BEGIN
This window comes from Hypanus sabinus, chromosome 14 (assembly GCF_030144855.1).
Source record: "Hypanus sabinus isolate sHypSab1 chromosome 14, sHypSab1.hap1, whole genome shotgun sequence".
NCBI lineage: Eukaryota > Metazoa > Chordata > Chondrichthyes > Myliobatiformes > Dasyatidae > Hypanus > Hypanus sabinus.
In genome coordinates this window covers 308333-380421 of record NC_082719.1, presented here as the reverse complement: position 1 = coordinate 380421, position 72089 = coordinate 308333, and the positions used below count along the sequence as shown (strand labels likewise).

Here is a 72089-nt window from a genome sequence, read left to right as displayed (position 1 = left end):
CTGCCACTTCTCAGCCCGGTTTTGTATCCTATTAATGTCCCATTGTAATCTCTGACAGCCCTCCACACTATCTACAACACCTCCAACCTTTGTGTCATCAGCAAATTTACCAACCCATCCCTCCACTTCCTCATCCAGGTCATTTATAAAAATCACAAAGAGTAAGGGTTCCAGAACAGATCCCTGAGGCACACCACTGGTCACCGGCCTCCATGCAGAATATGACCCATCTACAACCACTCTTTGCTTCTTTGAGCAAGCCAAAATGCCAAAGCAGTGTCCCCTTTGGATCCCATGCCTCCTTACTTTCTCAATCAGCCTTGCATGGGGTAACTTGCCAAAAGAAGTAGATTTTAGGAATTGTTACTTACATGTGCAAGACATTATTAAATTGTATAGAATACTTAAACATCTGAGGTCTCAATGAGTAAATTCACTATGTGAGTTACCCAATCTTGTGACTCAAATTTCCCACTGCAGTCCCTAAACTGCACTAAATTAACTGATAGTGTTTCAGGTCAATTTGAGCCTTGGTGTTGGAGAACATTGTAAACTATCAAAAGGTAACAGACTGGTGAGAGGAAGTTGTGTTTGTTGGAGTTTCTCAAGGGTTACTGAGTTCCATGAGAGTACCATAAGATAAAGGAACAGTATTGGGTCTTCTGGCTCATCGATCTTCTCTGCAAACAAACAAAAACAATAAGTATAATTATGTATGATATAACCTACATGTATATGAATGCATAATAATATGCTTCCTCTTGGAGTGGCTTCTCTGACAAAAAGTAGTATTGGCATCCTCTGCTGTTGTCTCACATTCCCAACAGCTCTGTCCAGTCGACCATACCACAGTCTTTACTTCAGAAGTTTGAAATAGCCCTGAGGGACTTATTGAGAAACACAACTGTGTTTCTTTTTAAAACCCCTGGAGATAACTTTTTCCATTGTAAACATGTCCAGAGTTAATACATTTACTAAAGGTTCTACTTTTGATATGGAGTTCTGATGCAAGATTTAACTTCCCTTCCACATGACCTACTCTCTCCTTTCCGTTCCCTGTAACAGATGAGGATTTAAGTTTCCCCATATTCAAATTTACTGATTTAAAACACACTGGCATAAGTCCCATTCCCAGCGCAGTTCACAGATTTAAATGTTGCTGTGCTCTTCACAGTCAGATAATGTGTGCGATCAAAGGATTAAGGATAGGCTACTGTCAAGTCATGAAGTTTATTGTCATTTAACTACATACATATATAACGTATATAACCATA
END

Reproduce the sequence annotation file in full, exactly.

This window comes from Hypanus sabinus, chromosome 14 (assembly GCF_030144855.1).
Source record: "Hypanus sabinus isolate sHypSab1 chromosome 14, sHypSab1.hap1, whole genome shotgun sequence".
NCBI lineage: Eukaryota > Metazoa > Chordata > Chondrichthyes > Myliobatiformes > Dasyatidae > Hypanus > Hypanus sabinus.
In genome coordinates this window covers 308333-380421 of record NC_082719.1, presented here as the reverse complement: position 1 = coordinate 380421, position 72089 = coordinate 308333, and the positions used below count along the sequence as shown (strand labels likewise).

Here is a 72089-nt window from a genome sequence, read left to right as displayed (position 1 = left end):
CTGCCACTTCTCAGCCCGGTTTTGTATCCTATTAATGTCCCATTGTAATCTCTGACAGCCCTCCACACTATCTACAACACCTCCAACCTTTGTGTCATCAGCAAATTTACCAACCCATCCCTCCACTTCCTCATCCAGGTCATTTATAAAAATCACAAAGAGTAAGGGTTCCAGAACAGATCCCTGAGGCACACCACTGGTCACCGGCCTCCATGCAGAATATGACCCATCTACAACCACTCTTTGCTTCTTTGAGCAAGCCAAAATGCCAAAGCAGTGTCCCCTTTGGATCCCATGCCTCCTTACTTTCTCAATCAGCCTTGCATGGGGTAACTTGCCAAAAGAAGTAGATTTTAGGAATTGTTACTTACATGTGCAAGACATTATTAAATTGTATAGAATACTTAAACATCTGAGGTCTCAATGAGTAAATTCACTATGTGAGTTACCCAATCTTGTGACTCAAATTTCCCACTGCAGTCCCTAAACTGCACTAAATTAACTGATAGTGTTTCAGGTCAATTTGAGCCTTGGTGTTGGAGAACATTGTAAACTATCAAAAGGTAACAGACTGGTGAGAGGAAGTTGTGTTTGTTGGAGTTTCTCAAGGGTTACTGAGTTCCATGAGAGTACCATAAGATAAAGGAACAGTATTGGGTCTTCTGGCTCATCGATCTTCTCTGCAAACAAACAAAAACAATAAGTATAATTATGTATGATATAACCTACATGTATATGAATGCATAATAATATGCTTCCTCTTGGAGTGGCTTCTCTGACAAAAAGTAGTATTGGCATCCTCTGCTGTTGTCTCACATTCCCAACAGCTCTGTCCAGTCGACCATACCACAGTCTTTACTTCAGAAGTTTGAAATAGCCCTGAGGGACTTATTGAGAAACACAACTGTGTTTCTTTTTAAAACCCCTGGAGATAACTTTTTCCATTGTAAACATGTCCAGAGTTAATACATTTACTAAAGGTTCTACTTTTGATATGGAGTTCTGATGCAAGATTTAACTTCCCTTCCACATGACCTACTCTCTCCTTTCCGTTCCCTGTAACAGATGAGGATTTAAGTTTCCCCATATTCAAATTTACTGATTTAAAACACACTGGCATAAGTCCCATTCCCAGCGCAGTTCACAGATTTAAATGTTGCTGTGCTCTTCACAGTCAGATAATGTGTGCGATCAAAGGATTAAGGATAGGCTACTGTCAAGTCATGAAGTTTATTGTCATTTAACTACATACATATATAACGTATATAACCATA